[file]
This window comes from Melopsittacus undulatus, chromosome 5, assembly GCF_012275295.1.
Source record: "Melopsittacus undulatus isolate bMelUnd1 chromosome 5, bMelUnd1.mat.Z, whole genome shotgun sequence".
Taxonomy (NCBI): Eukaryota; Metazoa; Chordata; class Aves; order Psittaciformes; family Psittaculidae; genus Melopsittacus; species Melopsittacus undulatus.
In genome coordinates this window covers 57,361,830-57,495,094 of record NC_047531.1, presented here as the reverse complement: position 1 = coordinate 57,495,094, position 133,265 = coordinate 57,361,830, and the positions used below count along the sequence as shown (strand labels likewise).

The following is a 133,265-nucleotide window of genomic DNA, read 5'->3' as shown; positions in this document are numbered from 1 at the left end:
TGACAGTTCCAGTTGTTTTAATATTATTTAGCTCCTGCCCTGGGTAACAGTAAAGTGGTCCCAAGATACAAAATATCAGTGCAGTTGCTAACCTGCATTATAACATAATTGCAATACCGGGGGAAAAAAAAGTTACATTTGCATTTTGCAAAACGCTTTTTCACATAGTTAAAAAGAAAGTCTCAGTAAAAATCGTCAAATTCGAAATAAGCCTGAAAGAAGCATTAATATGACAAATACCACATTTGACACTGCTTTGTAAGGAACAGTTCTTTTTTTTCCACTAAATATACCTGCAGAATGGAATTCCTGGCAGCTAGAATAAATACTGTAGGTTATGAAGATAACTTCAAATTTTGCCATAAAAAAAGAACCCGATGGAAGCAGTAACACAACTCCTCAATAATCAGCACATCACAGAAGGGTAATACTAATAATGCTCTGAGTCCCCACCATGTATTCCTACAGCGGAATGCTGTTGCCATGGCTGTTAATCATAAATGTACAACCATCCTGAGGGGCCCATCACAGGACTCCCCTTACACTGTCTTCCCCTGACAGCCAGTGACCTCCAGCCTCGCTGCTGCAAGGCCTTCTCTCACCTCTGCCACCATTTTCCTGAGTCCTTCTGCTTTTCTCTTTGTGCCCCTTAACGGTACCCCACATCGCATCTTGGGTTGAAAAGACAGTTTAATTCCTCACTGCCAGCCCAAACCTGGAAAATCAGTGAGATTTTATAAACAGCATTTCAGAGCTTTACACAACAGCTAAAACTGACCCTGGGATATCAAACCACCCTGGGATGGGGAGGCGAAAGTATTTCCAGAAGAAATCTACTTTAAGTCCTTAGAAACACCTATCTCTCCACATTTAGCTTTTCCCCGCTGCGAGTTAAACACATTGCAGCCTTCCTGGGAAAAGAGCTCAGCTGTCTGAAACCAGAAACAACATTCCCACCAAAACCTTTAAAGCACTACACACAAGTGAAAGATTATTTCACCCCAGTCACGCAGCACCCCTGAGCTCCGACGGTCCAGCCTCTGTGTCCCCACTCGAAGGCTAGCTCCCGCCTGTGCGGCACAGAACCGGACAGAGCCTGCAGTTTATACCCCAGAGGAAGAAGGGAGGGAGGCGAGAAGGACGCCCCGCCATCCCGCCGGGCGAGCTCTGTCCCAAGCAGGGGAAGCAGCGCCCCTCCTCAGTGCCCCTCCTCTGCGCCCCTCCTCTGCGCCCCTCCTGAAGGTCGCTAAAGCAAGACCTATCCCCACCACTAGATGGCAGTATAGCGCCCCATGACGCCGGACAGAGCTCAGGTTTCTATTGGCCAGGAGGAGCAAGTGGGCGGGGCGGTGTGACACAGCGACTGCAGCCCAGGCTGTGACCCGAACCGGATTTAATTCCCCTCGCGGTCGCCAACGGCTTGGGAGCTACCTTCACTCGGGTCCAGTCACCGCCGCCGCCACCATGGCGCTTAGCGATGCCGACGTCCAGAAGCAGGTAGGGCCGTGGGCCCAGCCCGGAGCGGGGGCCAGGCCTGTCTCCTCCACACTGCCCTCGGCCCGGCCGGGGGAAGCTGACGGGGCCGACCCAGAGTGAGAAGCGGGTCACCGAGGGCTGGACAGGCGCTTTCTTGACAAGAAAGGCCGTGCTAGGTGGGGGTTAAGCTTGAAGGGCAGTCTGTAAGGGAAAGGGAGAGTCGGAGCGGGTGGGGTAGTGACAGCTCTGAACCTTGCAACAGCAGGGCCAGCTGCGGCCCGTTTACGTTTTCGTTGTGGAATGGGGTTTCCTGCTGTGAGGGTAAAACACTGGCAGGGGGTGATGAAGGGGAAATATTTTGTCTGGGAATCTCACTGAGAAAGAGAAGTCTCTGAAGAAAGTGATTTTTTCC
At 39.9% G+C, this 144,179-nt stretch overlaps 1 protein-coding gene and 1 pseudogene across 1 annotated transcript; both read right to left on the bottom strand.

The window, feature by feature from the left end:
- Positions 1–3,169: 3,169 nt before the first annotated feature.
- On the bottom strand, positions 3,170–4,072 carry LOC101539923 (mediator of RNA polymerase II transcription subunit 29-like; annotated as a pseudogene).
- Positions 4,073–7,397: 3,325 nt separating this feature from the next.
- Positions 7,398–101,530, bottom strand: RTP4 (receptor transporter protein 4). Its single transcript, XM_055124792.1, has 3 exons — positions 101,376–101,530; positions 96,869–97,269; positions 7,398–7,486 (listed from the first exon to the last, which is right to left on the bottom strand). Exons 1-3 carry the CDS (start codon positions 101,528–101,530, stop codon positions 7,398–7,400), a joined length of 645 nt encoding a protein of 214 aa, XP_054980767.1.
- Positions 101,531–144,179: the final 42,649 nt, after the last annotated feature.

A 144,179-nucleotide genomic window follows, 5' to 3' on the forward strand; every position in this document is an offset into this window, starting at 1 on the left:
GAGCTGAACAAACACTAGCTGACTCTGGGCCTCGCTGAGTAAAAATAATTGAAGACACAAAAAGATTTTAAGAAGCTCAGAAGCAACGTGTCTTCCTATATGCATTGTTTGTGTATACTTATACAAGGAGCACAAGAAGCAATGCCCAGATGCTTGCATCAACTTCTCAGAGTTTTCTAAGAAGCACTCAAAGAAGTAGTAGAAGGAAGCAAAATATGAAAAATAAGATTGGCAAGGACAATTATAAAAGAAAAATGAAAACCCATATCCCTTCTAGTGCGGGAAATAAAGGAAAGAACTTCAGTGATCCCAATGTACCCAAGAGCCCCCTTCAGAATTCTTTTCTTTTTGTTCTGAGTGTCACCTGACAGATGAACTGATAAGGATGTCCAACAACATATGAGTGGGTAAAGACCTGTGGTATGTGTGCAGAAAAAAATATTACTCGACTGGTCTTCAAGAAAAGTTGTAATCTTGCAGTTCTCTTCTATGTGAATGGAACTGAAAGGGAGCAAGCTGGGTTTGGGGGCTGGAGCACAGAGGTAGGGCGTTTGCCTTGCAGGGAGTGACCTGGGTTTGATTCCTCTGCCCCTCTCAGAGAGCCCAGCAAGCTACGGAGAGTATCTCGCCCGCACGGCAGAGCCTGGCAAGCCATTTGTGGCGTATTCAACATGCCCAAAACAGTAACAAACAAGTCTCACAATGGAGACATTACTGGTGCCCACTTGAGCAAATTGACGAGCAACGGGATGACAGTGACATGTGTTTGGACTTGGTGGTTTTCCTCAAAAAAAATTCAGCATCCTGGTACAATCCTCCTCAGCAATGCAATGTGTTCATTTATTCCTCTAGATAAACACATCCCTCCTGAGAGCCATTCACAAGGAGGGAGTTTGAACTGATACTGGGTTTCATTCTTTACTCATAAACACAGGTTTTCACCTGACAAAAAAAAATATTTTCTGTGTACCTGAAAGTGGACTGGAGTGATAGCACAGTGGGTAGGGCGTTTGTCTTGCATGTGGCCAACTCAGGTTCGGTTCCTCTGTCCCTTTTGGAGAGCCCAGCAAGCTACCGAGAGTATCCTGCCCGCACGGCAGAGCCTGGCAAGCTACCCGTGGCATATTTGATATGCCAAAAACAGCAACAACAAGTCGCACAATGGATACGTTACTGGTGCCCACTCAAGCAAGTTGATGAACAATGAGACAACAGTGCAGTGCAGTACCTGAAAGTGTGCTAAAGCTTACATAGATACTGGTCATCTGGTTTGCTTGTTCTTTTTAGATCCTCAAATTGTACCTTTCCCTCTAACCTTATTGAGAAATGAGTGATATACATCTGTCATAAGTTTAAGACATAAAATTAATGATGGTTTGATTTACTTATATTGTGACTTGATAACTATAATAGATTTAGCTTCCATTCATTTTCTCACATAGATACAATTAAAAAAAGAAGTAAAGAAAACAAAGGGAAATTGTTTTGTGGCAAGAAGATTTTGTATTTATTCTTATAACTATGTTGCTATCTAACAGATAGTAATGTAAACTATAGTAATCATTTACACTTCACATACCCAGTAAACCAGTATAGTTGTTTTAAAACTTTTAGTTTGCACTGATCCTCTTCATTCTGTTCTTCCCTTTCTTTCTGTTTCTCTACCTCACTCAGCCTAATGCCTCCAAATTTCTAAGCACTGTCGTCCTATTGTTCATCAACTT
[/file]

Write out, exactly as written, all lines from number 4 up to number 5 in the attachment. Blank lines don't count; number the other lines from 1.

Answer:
In genome coordinates this window covers 57,361,830-57,495,094 of record NC_047531.1, presented here as the reverse complement: position 1 = coordinate 57,495,094, position 133,265 = coordinate 57,361,830, and the positions used below count along the sequence as shown (strand labels likewise).

The following is a 133,265-nucleotide window of genomic DNA, read 5'->3' as shown; positions in this document are numbered from 1 at the left end: